Yes! Yoga and leadership do go together!
In 2016, after practicing yoga for more than 10 years, I wanted to deepen both my knowledge and practice. A yoga studio near me was offering yoga teacher training and I decided to sign up. I participated in 200 hours of training over a six month period and in 2017 I received my certification. I then went on to teach yoga classes in my spare time, while I worked in my corporate america job.
Fast forward to 2019, I have since taught more than 250 hours of yoga classes and taken an additional 30 hours of training.
As I reflect back on this experience, there are many personal and leadership lessons that I learned.
1) Yes, you can. But, it might take 200 hours
My dad is a tennis pro. He has been playing tennis for about 20 years and competes with others in his own age group. A few years ago, I decided to take tennis lessons. I figured if my dad played really well, maybe there was some innate skill that ran in the family. I quickly learned that I was wrong! I had no natural skills and was terrible. I had signed up for six sessions, but only attended two and gave up. I was not interested enough in the game to really apply myself.
If I had stuck with it, and attended 200 hours of training like I did for yoga instruction, I have no doubt that I would be at least a below- average player today.
The uber-popular singer Beyonce recently released a documentary called Homecoming, about her concert tour experiences. In this film viewers learn that she spent more than six months practicing both her singing and dancing, to be be able to perform at her desired level for a two hour concert. Wow. That is commitment!
In our personal and professional lives, we often have a desire to reach a goal or learn a new skill. We take some action, or do a bit of training, but after a short time, we give up. Why? Because change is hard. Reaching stretch goals is hard. It is easier to drive around in our comfort zone and stick to our routines.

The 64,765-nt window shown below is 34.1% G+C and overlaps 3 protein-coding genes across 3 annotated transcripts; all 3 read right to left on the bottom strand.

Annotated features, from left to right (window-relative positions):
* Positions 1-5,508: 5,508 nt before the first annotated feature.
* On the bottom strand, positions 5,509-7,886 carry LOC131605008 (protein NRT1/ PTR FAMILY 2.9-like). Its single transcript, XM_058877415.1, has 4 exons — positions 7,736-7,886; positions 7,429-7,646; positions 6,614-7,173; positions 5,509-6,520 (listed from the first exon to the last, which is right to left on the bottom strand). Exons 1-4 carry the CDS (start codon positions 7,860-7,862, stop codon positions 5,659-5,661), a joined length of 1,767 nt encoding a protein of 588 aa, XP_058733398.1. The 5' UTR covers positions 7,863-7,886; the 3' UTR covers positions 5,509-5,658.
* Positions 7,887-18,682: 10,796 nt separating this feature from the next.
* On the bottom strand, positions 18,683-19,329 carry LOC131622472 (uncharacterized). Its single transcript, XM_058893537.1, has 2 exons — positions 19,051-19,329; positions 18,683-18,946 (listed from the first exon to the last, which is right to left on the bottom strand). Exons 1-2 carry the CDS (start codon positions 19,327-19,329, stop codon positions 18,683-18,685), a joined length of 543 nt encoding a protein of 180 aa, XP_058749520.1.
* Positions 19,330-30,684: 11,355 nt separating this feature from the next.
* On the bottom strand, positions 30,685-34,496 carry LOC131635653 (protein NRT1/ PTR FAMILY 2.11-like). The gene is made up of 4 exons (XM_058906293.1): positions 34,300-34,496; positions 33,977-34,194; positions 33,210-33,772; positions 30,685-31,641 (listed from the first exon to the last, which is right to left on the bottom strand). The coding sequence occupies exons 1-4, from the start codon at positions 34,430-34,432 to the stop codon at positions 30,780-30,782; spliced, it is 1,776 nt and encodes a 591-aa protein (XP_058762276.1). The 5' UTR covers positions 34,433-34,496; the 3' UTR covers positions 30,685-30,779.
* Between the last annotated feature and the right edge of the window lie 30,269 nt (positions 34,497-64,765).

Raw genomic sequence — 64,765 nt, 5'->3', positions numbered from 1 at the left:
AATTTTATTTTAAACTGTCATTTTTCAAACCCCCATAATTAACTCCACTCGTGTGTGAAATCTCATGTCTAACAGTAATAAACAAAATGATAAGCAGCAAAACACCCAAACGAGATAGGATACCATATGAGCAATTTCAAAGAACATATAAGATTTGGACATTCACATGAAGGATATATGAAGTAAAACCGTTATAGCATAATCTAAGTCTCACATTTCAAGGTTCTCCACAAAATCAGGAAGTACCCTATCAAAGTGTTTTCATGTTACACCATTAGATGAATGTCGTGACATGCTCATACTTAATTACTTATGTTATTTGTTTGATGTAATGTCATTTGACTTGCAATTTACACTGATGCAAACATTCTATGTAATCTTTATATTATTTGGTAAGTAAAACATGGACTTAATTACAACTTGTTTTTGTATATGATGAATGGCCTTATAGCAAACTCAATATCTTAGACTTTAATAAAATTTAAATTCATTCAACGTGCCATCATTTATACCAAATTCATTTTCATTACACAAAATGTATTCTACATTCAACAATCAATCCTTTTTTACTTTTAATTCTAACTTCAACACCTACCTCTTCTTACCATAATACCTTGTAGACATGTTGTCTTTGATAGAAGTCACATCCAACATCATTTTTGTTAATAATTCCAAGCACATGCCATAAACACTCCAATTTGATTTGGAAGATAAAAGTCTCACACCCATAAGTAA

If you really want to achieve something new, you can. But, you have to commit to the marathon, not the sprint. There are no quick fixes. It also helps if you are passionate about this new thing. What could you do after 200 hours of practice?
2) Continuous learning energizes and inspires. Happy brain, happy life
A few years ago, one of my peers gave his notice. The company had planned to backfill his position from the outside, but I asked my boss if I could take on his organization instead. His team worked hand in hand with my existing team, and there were many benefits of creating a single, unified team. Although I had no experience in his area, I convinced my boss that I could learn and ultimately the consolidation was approved.
As early as day two, I realized that I had stopped learning things in my old job. It had become a bit routine and predictable. With this new team, I was learning new things every day, and felt energized and inspired. My brain was happy. My leadership effectiveness improved.
I had similar feelings when I attended yoga teacher training. Did you know there are eight limbs of yoga? Did you know that yoga not only influences our physical body, but also our energetic body? Do you know that there are many ways we can breathe, beyond just a basic inhale and exhale? After I attended 200 hours of yoga training, I realized how much more there was to learn. That is why many yoga teachers (including me) go on to get their 500 hour certification.
Are you making your brain happy? Continuous learning will energize and inspire you. Continuous learning will make you a better leader.
3) Shared experiences create community
One of the best new employee orientations I ever experienced was when I worked for monster.com – the jobs website. It was very well planned and organized- from the design of the room, to the instructors, to the swag (tons… tee shirts, books, pens, mugs etc), to the agenda.
I spent one week in this orientation with about ten other employees all across the company and something interesting happened. Even though we had vastly different roles, from sales to service to IT, we became a new employee community. This bond lasted well after orientation.
The same thing happened in my yoga teacher training. There were 16 of us with vastly different backgrounds, who went through the 200 hour experience together. Although we graduated two years ago, 10 of the 16 students continue to stay in touch and have formed a yoga teacher bond. We share ideas, we refer each other to teaching opportunities and we get together as friends.
Employees stay at companies because of the people they work with, not because of the company itself. As leaders, I believe we can bring our teams closer together by creating shared experiences. These could be work related or they could be just for fun.
How can you improve employee morale and retention, by encouraging shared experiences?
There were many other lessons beyond just three that came from my yoga teacher experience. Stay tuned… maybe there will be a part two!
© 2019, Marci Reynolds. All rights reserved.